These three posts run the gamut from exuberance to wonder to doubt to reconciliation:
They describe the process of creating taxonomies for a group of communities, an attempt to create some order. The very rapid path this took, from the excitement of a brand new idea, its implementation and then the very rapid feedback all demonstrate the power of Web 2.0. Life moves faster.
The problem here is probably a very old one. Some people feel better with a described space, using tags that mean specific things. The tags define the space. Others like the space to define the tags. There will always be a conflict here, between those who want an orderly desktop and those who prefer an unorganized one, especially if both types are represented in the community.
Neither view has a monopoly on wisdom. As brought out here, it is operational the difference between a search and a browse. Tags make searches much easier and allows people to find the exact information they want. The path to the information is sharply defined.
Browsers like to take a less defined path to the information. They like little cul-de-sacs and interesting dead ends. The surprise of new spaces is innervating for them.
One group will always find what they are looking for. The other will be surprised at the novel things they happen upon.
The approach described here was not satisfactory to the users, they let people know and the leaders of the taxonomy project quickly tried to reel it back in and find figure out what to do. They pulled back and asked “What question are we trying to answer?”
They understood that the problem was really getting new users on board as quickly as possible. Here a taxonomy would help them get started. But there are other ways to help newbies that would not disrupt the established users. Now they can try to fix the real problem.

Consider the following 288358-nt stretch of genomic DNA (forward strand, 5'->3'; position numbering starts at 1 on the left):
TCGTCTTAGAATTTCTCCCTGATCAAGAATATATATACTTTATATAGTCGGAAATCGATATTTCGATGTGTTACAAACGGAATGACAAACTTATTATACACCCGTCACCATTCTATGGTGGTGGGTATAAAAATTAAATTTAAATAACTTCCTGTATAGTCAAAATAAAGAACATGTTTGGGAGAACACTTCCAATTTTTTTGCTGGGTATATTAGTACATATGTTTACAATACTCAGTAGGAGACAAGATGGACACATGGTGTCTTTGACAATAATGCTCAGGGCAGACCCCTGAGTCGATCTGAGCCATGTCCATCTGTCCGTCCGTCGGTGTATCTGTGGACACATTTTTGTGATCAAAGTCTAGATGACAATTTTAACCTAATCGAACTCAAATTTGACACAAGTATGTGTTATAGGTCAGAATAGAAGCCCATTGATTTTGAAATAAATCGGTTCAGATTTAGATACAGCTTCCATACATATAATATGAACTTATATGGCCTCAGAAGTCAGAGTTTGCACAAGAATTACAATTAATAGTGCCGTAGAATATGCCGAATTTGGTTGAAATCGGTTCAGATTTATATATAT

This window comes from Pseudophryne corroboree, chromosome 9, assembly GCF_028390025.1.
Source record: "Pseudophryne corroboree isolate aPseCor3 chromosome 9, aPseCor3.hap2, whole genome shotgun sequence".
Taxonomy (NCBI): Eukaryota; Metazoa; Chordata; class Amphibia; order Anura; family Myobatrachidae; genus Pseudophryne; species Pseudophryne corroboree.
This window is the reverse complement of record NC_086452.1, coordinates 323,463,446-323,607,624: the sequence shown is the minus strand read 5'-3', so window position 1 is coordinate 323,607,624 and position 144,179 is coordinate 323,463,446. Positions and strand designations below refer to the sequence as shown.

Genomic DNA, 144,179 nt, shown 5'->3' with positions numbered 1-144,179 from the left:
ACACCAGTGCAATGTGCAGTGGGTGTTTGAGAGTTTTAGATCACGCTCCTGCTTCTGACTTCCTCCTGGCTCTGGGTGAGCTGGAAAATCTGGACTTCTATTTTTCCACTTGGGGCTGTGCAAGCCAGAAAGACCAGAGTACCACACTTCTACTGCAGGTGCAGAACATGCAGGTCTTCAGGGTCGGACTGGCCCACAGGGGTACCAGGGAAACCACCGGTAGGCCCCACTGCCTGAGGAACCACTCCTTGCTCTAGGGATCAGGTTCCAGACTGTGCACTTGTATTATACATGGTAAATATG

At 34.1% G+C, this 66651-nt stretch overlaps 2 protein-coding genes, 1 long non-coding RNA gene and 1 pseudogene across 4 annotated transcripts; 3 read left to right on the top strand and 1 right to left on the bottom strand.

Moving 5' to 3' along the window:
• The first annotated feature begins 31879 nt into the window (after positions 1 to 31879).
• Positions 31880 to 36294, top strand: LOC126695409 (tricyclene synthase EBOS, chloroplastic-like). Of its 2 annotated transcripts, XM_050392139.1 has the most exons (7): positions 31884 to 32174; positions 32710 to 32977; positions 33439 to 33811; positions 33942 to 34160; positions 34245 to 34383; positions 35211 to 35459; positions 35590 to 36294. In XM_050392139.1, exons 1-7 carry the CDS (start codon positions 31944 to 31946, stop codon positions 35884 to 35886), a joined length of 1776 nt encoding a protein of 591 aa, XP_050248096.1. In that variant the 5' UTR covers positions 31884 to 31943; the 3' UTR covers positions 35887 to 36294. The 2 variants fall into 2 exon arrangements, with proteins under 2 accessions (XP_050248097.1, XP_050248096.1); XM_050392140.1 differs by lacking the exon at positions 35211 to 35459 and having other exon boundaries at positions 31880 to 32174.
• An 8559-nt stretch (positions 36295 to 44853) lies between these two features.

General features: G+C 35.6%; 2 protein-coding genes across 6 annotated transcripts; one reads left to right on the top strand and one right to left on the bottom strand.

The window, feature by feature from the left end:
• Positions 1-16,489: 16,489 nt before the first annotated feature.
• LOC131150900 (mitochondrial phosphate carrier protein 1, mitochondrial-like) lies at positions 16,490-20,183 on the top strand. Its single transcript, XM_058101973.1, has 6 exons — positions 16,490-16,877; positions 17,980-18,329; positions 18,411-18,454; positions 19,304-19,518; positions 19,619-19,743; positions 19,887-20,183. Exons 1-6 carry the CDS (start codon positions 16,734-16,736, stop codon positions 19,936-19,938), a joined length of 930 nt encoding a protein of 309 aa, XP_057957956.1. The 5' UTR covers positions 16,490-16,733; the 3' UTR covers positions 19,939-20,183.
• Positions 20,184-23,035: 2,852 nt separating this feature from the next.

Web 2.0 approaches allowed them to reach this conclusion in just a few days, rather than months, something that happened in the Web 1.0 world.
We tried this at Immunex, with defined tags being used for research projects. The Bioinformatic people spent months putting together the applications to allow tags to be attached to research projects. They finally rolled them out and they were a failure.
The problem was that the users could not define the tags. They were created by some unknown person. So what happens when a new project did not have an appropriate tag? Do you try and use something close, even though it might corrupt the system? Do you leave it blank, subverting the entire purpose? How do new tags get added? Who decides that they should be?
The tags never really got fully utilized. Research moved too fast to rely totally on pre-defined tags. Different people would categorize the same project differently. Without flexibility, too many projects would just get tagged with ‘Other’ negating the whole purpose.
A useful system has to be respectful of the users. It has to be malleable enough to have both structure and flexibility. It would also encourage browsing as easily as it does searching. Not easy things to do. But EMC will get to it faster by using a Web 2.0 approach.